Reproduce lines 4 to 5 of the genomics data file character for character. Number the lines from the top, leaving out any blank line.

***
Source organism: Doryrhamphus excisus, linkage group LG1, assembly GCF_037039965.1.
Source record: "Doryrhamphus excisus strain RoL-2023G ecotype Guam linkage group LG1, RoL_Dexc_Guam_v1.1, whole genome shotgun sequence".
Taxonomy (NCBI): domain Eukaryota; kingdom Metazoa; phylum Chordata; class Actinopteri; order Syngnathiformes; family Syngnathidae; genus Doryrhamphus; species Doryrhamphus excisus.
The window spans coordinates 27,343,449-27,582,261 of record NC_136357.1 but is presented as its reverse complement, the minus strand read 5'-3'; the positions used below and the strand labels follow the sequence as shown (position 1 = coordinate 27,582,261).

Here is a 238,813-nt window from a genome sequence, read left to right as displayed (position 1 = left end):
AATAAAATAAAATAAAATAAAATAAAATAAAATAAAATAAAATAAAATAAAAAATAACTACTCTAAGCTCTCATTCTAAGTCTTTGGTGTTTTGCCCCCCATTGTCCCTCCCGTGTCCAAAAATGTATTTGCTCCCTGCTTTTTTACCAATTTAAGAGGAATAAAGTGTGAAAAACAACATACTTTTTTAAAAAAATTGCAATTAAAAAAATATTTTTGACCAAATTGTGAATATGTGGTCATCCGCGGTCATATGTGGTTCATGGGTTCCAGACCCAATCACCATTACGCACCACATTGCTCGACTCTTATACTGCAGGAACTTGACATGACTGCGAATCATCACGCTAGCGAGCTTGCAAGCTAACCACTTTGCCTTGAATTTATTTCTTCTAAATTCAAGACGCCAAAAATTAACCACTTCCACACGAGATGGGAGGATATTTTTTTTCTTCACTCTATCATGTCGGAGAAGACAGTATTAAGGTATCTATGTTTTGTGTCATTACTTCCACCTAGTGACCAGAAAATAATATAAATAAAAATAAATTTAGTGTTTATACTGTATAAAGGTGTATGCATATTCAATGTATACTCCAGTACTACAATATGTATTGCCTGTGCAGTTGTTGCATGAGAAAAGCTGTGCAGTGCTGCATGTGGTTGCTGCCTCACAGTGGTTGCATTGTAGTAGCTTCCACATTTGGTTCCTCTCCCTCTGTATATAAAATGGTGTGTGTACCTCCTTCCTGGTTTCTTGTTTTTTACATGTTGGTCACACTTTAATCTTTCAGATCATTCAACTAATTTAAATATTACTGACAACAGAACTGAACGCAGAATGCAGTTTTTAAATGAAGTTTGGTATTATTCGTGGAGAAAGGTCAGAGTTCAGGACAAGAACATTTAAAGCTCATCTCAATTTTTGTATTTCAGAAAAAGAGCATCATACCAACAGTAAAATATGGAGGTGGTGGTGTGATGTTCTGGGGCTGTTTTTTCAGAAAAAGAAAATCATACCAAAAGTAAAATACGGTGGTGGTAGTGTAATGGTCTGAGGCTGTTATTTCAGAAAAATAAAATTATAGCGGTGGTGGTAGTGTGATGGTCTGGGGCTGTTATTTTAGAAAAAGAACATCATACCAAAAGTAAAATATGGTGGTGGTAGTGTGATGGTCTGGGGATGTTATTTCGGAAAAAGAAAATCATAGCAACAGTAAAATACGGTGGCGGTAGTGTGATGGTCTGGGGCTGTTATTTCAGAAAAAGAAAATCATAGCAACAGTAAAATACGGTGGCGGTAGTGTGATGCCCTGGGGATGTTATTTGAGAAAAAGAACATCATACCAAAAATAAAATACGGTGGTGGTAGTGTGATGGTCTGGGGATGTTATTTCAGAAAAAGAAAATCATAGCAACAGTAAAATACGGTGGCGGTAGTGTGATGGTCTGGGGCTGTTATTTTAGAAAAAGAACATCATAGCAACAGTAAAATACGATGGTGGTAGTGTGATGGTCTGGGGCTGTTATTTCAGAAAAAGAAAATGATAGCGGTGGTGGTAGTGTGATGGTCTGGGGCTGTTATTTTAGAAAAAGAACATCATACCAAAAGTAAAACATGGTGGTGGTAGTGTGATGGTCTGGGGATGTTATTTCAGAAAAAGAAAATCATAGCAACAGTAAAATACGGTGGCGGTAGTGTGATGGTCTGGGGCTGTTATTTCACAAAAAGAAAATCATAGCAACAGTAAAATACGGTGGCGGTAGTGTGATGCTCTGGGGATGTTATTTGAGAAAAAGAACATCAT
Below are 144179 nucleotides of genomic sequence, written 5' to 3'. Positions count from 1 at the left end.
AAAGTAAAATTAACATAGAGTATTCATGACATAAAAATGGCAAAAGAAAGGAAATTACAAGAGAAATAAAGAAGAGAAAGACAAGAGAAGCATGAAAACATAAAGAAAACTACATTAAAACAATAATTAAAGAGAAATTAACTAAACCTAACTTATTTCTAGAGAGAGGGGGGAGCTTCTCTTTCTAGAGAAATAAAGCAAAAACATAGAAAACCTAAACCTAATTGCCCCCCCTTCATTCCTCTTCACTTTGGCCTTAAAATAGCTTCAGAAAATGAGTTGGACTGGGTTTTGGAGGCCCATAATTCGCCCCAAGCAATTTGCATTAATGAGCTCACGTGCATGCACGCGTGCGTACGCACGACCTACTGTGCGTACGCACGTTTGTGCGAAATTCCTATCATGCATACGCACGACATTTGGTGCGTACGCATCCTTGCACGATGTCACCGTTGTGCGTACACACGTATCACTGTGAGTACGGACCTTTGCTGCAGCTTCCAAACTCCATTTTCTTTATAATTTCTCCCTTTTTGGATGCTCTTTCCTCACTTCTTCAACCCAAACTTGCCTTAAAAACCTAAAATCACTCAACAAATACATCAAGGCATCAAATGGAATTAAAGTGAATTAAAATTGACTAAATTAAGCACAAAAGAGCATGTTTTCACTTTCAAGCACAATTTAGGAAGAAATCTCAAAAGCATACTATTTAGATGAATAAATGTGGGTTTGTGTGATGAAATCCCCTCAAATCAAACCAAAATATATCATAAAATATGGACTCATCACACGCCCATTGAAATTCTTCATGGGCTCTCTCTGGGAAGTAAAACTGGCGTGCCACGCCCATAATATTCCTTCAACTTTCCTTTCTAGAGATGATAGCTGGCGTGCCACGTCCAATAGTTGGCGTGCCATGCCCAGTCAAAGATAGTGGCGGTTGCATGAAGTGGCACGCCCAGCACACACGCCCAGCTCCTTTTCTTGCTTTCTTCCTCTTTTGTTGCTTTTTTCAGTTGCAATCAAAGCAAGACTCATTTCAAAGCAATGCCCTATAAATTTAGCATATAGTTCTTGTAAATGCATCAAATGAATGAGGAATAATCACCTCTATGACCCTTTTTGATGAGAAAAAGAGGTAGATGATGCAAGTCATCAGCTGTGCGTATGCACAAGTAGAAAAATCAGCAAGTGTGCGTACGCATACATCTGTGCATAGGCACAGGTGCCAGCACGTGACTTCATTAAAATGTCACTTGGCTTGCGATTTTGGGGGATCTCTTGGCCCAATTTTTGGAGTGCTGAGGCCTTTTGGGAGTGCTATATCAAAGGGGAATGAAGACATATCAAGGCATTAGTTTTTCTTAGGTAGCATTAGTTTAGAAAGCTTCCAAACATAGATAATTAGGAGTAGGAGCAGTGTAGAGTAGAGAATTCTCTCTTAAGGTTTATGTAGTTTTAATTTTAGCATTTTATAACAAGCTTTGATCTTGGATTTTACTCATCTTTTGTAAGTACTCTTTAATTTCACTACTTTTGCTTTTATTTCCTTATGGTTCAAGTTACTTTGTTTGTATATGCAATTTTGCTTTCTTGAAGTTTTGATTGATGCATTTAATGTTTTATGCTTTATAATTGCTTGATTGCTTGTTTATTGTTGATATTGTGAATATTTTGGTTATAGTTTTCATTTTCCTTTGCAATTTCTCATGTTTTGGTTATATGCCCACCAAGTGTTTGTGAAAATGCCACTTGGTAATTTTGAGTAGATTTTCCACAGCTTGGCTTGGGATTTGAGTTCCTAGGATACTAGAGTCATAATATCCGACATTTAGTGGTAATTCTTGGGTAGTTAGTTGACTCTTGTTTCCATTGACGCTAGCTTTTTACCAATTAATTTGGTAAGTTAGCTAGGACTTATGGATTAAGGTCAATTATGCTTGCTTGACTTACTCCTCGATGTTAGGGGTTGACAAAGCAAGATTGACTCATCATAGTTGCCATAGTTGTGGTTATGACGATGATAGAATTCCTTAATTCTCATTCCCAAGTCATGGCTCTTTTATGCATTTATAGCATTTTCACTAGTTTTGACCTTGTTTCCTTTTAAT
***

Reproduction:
The window spans coordinates 27,343,449-27,582,261 of record NC_136357.1 but is presented as its reverse complement, the minus strand read 5'-3'; the positions used below and the strand labels follow the sequence as shown (position 1 = coordinate 27,582,261).

Here is a 238,813-nt window from a genome sequence, read left to right as displayed (position 1 = left end):